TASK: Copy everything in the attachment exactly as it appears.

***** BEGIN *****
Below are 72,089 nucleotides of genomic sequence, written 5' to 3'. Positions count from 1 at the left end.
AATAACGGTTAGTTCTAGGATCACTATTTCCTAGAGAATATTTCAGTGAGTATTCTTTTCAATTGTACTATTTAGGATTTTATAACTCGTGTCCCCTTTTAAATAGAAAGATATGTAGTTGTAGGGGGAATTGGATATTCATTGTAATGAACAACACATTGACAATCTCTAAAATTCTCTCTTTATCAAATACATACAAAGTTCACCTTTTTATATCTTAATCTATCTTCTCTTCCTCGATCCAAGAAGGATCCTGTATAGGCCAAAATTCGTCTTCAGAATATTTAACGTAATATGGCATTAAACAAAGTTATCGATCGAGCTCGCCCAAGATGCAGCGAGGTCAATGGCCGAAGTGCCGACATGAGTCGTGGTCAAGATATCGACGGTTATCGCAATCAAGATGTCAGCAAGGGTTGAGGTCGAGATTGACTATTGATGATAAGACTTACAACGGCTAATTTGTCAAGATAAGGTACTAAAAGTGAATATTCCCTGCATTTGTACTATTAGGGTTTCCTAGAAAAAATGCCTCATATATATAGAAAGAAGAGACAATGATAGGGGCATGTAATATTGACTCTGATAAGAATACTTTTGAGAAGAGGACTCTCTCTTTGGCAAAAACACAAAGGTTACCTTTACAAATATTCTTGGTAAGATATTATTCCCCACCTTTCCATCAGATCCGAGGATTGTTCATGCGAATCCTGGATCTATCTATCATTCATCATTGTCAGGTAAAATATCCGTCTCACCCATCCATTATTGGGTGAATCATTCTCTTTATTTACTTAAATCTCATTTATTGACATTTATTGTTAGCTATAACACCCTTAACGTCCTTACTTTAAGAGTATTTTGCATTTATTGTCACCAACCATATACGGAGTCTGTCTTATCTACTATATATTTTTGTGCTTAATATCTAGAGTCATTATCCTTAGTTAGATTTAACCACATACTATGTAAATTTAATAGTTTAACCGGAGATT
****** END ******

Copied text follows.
Below are 72,089 nucleotides of genomic sequence, written 5' to 3'. Positions count from 1 at the left end.
AATAACGGTTAGTTCTAGGATCACTATTTCCTAGAGAATATTTCAGTGAGTATTCTTTTCAATTGTACTATTTAGGATTTTATAACTCGTGTCCCCTTTTAAATAGAAAGATATGTAGTTGTAGGGGGAATTGGATATTCATTGTAATGAACAACACATTGACAATCTCTAAAATTCTCTCTTTATCAAATACATACAAAGTTCACCTTTTTATATCTTAATCTATCTTCTCTTCCTCGATCCAAGAAGGATCCTGTATAGGCCAAAATTCGTCTTCAGAATATTTAACGTAATATGGCATTAAACAAAGTTATCGATCGAGCTCGCCCAAGATGCAGCGAGGTCAATGGCCGAAGTGCCGACATGAGTCGTGGTCAAGATATCGACGGTTATCGCAATCAAGATGTCAGCAAGGGTTGAGGTCGAGATTGACTATTGATGATAAGACTTACAACGGCTAATTTGTCAAGATAAGGTACTAAAAGTGAATATTCCCTGCATTTGTACTATTAGGGTTTCCTAGAAAAAATGCCTCATATATATAGAAAGAAGAGACAATGATAGGGGCATGTAATATTGACTCTGATAAGAATACTTTTGAGAAGAGGACTCTCTCTTTGGCAAAAACACAAAGGTTACCTTTACAAATATTCTTGGTAAGATATTATTCCCCACCTTTCCATCAGATCCGAGGATTGTTCATGCGAATCCTGGATCTATCTATCATTCATCATTGTCAGGTAAAATATCCGTCTCACCCATCCATTATTGGGTGAATCATTCTCTTTATTTACTTAAATCTCATTTATTGACATTTATTGTTAGCTATAACACCCTTAACGTCCTTACTTTAAGAGTATTTTGCATTTATTGTCACCAACCATATACGGAGTCTGTCTTATCTACTATATATTTTTGTGCTTAATATCTAGAGTCATTATCCTTAGTTAGATTTAACCACATACTATGTAAATTTAATAGTTTAACCGGAGATT